Social media is all about discussion, transparency and a genuine voice. Therefore I feel its only right that I relay a very spirited debate that has taken place in our offices today.
Last night my partner in blogging crime Gordon, aka The Marketer posted about the forthcoming Nine Network television series Scorched. I happened to notice the post while doing the Olympics/laptop double and made a mental note: "must discuss post in morning".
We did, and that's when all hell broke loose.
We love a good debate in this office, but this one really got passions stirring, so much so that everyone else had to leave their cubby houses to join in.
So what it all about?
The new Nine program Scorched promises to be extremely innovative. The series is being promoted as a "cross platform" initiative with Television and multiple websites. Some of the sites have additional storylines or provide greater depth to the characters, such as Georgie Parker's NSW Premier and a fictional news channel CPN.
Clever, daring, exciting. Nine should be commended for the initiative. It will be fascinating to see the public reaction when it launches.
So what's the office debate?
Gordon's post regarding Scorched began:
Scorched TV Drama Premiers on Social Media
When it comes to social media in Australia, the TV industry is leading the way. First, we had ABC's Gruen Transfer engaging viewers, but Channel 9's new TV drama called 'Scorched' is going to take the biscuit. The nice people at Channel 9 are going to enhance our experience with 'Cassie Has Dreams', ninemsn's first ever online-only drama using multiple social media sites. Other industries, please take note.
What Gordon is calling social media, I call a clever series of micro-sites. Some will add depth to the series, some may even encourage some form of interactive or audience feedback, while on another level they simply help promote the program.
I am not even sure I can agree that Australian TV is leading the way with social media.
This quickly sparked the debate as to what constitutes social media. Where is the line drawn in the sand that suddenly announces that something has crossed from a digital execution to social media? Who has the right to decide what social media is?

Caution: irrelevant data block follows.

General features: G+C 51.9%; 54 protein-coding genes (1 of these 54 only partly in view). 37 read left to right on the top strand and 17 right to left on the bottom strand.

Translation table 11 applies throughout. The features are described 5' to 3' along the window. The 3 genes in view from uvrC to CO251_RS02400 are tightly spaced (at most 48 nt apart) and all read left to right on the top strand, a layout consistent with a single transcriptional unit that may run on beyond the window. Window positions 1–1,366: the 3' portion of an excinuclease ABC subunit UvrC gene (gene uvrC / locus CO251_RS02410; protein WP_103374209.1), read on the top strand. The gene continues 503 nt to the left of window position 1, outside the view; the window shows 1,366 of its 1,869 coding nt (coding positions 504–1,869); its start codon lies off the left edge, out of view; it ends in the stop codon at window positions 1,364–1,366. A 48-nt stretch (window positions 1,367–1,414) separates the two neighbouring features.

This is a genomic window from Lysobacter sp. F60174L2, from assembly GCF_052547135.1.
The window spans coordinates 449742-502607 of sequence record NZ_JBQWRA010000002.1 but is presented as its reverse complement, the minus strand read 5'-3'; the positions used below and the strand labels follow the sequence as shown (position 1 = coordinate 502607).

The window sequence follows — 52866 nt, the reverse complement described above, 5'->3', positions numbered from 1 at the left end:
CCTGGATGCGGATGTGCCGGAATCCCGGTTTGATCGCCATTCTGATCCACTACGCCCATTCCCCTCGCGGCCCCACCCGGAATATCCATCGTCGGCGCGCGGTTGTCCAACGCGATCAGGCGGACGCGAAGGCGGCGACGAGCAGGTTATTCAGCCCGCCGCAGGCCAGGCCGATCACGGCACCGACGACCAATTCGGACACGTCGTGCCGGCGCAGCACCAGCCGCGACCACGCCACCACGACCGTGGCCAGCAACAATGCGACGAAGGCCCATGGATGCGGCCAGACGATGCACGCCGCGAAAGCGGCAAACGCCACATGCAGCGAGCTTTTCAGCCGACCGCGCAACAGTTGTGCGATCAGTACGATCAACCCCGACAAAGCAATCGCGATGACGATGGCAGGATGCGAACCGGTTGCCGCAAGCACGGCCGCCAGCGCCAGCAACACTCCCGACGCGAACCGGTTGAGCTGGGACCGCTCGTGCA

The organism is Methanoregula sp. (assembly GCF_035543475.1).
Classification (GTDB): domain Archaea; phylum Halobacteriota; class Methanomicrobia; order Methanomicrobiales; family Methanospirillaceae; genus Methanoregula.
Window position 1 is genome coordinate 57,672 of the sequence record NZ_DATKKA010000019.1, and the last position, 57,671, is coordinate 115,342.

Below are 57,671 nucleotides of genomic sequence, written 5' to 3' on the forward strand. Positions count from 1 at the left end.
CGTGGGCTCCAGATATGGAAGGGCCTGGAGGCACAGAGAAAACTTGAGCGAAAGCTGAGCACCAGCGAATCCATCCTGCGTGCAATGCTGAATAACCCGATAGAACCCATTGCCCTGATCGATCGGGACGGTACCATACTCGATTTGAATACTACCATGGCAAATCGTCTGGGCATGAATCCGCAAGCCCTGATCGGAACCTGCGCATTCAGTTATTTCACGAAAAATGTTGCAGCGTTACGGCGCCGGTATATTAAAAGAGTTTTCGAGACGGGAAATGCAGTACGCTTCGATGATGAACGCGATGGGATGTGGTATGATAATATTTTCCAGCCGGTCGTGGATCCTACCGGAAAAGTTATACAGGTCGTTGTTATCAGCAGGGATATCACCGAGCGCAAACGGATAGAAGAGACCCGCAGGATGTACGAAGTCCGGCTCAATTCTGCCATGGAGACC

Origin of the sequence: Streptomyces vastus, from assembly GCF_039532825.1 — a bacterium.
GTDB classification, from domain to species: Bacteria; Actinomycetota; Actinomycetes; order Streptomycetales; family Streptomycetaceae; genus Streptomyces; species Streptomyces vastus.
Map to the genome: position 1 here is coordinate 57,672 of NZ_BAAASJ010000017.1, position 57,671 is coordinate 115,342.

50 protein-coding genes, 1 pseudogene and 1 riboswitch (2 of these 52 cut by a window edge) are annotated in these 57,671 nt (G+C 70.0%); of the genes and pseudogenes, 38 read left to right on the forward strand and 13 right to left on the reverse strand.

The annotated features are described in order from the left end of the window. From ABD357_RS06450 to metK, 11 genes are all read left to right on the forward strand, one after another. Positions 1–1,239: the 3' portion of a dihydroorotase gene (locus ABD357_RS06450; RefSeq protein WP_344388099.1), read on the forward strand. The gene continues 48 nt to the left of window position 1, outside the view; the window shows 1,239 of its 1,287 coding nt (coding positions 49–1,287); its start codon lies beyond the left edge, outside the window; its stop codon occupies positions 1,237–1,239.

I actually believe this is part of a much larger discussion amongst the dedicated social media community (you know who you are) and the wider business and arts community who are starting to take an interest in social media. The definitions can be blurry and often we are seeing agencies and businesses try to pass off an online execution as social media. In response many of us quickly dissect the execution and pass judgement.
As Gordon pointed out to me, who gives who the right to decide what is and isn't social media? Good point.
I tend to agree with Julian on this and find it very relevant as my own agency is about to embark on several online campaigns on behalf of clients. One of these campaigns I would be very reluctant to coin as a social media campaign, but could be a great digital effort. Another has the potential to become an effective social media campaign but only if we handle it carefully and the client embraces it totally. I.e. it must be their true voice, not our copywriter's.
So, back to Scorched and Gordon's post. Is it social media or not? And who decides?
In the spirit of social media, this conversation is now open. Fire away.